One of our interviewees knows her stepdaughter is a fan of horses, and specifically sends horse content to her. We find that this gesture signals that the sender truly knows what warms the receiver’s heart.

Aspiring for a future: Consuming cute content can also be aspirational. For instance, one of our interviewees hopes to adopt a dog when she moves to a pet-friendly building. She is dedicated to following accounts that portray her aspirational lifestyle like The Golden Ratio.

Vicarious interspecies connection: Cute content fulfils its consumers because it allows them to interact with animals from a distance, without the need to allocate any resources for taking care of them.

One of our interviewees, an otter-lover, insatiably consumes online otter content but does not wish or have the skills to domesticate one.

For a cause: Cute content can also serve as a medium of change. A creator or appreciator may share content to increase awareness about a cause or to change the opinion of others.

For example, one of our interviewees manages her domesticated duck’s account which depicts her duck being friendly, loving and having a unique personality, much like any traditional domestic animal. Through her duck account, this pet parent aims to teach her followers about the harms of speciesism, and advocates for a cruelty free co-existence with all animals.

Research has shown that watching cute animal videos is good for our own mental health.

Whether you are a creator, appreciator or both, cute content is a conversation starter and relationship facilitator: it breaks ice when people lack topics to discuss, or when they wish to let others know that they care.

Given people’s inability to get together as frequently and intimately due to the pandemic, we’ve been able to share our love from a distance using these small tokens of care.

Society is fortunate that technology enables people to strengthen connections. But, because we can’t have nice things, there exists a dark side of the cute economy so be mindful of sharing content of animals who might have been exploited.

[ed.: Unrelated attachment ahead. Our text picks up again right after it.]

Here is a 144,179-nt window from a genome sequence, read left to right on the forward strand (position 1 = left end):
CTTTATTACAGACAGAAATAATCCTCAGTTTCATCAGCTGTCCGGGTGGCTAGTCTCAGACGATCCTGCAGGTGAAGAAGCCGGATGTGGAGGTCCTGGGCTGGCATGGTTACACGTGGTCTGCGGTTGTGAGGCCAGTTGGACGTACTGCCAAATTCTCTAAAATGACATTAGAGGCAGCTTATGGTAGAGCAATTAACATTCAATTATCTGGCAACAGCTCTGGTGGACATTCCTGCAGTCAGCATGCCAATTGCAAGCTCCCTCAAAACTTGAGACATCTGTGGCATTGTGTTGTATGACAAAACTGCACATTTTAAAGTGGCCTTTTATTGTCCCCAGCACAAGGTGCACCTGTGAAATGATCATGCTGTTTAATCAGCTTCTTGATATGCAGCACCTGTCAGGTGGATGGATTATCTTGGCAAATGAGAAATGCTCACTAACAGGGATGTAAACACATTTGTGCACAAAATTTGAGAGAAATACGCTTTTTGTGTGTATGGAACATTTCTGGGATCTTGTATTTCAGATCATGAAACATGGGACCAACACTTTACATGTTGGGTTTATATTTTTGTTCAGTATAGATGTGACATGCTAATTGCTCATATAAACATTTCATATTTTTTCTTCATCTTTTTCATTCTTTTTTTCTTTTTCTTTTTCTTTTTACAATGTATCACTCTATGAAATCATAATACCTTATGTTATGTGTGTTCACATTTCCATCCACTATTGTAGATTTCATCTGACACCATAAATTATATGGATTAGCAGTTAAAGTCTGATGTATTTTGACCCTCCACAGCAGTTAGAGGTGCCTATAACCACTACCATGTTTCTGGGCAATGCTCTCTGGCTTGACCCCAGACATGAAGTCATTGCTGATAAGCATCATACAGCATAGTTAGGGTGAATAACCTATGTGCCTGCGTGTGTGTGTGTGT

Ghalia Shamayleh is a PhD candidate in marketing at Concordia University. Her research interests pertain to the effect of technology and the internet, namely social media, on consumers’ expression of identity, their relationships with other consumers and the brands they consume.

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Economy

Canadian dollar rises as selloff in U.S. bonds ebbs

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The Canadian dollar strengthened against the greenback on Thursday as U.S. bond yields stabilized and Ontario, Canada’s most populous province, said it would soon ease restrictions to curb the spread of the Omicron coronavirus variant.

The loonie was trading 0.3% higher at 1.2472 to the greenback, or 80.18 U.S. cents, after trading in a range of 1.2454 to 1.2516.

Among G10 currencies, only the Australian dollar notched a bigger gain. Both Canada and Australia are major producers of commodities.

“Interest rate differentials are tilting against the (U.S.)dollar, lifting the appeal of currencies leveraged to rest-of-world growth,” said Karl Schamotta, chief market strategist at Corpay.

U.S. Treasury yields have pulled back from 2-year highs as data showed that the number of Americans filing new claims for unemployment benefits unexpectedly rose last week.

Ontario has blunted transmission of the Omicron variant and it will gradually ease restrictions on businesses from end-January, Premier Doug Ford said.